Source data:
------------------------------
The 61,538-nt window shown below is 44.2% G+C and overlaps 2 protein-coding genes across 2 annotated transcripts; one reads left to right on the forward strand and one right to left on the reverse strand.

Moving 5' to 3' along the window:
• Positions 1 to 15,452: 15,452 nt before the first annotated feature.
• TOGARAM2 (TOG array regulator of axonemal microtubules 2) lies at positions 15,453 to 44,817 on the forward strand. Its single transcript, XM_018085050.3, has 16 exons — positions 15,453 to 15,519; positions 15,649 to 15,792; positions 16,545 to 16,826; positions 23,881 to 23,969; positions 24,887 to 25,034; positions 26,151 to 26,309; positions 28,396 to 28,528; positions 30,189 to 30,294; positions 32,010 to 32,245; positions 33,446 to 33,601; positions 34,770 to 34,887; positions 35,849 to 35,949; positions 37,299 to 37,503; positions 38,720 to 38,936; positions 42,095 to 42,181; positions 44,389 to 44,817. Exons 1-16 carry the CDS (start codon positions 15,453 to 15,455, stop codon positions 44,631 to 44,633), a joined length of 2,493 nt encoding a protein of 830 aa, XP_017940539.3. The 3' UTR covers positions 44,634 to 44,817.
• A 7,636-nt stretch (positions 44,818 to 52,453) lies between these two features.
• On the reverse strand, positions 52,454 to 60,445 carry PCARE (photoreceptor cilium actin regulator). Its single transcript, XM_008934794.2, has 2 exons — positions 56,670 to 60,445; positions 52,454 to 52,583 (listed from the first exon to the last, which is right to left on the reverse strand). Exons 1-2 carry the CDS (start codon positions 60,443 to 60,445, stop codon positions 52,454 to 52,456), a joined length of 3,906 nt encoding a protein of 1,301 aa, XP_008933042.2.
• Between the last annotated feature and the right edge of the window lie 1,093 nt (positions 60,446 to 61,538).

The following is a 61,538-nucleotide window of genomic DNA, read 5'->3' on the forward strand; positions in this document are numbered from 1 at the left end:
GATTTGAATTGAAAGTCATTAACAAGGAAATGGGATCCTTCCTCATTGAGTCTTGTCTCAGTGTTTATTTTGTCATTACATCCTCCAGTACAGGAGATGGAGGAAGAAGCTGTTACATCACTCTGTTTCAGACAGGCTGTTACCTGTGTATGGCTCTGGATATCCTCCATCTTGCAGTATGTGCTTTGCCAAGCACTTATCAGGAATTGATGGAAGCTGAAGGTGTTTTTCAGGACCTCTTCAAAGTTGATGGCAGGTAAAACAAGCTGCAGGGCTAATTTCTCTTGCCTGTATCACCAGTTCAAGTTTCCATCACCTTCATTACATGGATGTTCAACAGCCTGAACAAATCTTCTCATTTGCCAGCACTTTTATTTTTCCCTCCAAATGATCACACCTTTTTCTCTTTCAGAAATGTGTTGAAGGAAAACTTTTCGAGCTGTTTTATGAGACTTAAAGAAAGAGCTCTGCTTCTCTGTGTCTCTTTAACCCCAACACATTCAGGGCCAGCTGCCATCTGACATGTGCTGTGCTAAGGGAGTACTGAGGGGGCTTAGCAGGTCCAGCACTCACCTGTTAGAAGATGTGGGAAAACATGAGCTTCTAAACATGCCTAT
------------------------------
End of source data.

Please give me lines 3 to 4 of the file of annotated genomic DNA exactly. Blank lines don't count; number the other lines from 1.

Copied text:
• Positions 1 to 15,452: 15,452 nt before the first annotated feature.
• TOGARAM2 (TOG array regulator of axonemal microtubules 2) lies at positions 15,453 to 44,817 on the forward strand. Its single transcript, XM_018085050.3, has 16 exons — positions 15,453 to 15,519; positions 15,649 to 15,792; positions 16,545 to 16,826; positions 23,881 to 23,969; positions 24,887 to 25,034; positions 26,151 to 26,309; positions 28,396 to 28,528; positions 30,189 to 30,294; positions 32,010 to 32,245; positions 33,446 to 33,601; positions 34,770 to 34,887; positions 35,849 to 35,949; positions 37,299 to 37,503; positions 38,720 to 38,936; positions 42,095 to 42,181; positions 44,389 to 44,817. Exons 1-16 carry the CDS (start codon positions 15,453 to 15,455, stop codon positions 44,631 to 44,633), a joined length of 2,493 nt encoding a protein of 830 aa, XP_017940539.3. The 3' UTR covers positions 44,634 to 44,817.